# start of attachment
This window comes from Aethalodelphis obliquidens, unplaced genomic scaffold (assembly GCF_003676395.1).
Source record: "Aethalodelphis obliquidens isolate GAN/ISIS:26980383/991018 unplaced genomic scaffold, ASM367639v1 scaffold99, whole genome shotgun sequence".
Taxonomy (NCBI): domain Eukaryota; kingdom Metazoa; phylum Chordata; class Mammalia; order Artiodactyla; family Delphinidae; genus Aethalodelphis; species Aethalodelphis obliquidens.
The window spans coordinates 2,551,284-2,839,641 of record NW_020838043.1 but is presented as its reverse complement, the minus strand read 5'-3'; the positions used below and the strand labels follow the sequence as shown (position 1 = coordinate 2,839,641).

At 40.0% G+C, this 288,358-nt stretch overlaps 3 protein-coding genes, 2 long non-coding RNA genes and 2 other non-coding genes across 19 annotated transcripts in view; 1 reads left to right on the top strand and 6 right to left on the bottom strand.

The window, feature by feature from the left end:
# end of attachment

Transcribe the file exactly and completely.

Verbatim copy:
This window comes from Aethalodelphis obliquidens, unplaced genomic scaffold (assembly GCF_003676395.1).
Source record: "Aethalodelphis obliquidens isolate GAN/ISIS:26980383/991018 unplaced genomic scaffold, ASM367639v1 scaffold99, whole genome shotgun sequence".
Taxonomy (NCBI): domain Eukaryota; kingdom Metazoa; phylum Chordata; class Mammalia; order Artiodactyla; family Delphinidae; genus Aethalodelphis; species Aethalodelphis obliquidens.
The window spans coordinates 2,551,284-2,839,641 of record NW_020838043.1 but is presented as its reverse complement, the minus strand read 5'-3'; the positions used below and the strand labels follow the sequence as shown (position 1 = coordinate 2,839,641).

At 40.0% G+C, this 288,358-nt stretch overlaps 3 protein-coding genes, 2 long non-coding RNA genes and 2 other non-coding genes across 19 annotated transcripts in view; 1 reads left to right on the top strand and 6 right to left on the bottom strand.

The window, feature by feature from the left end: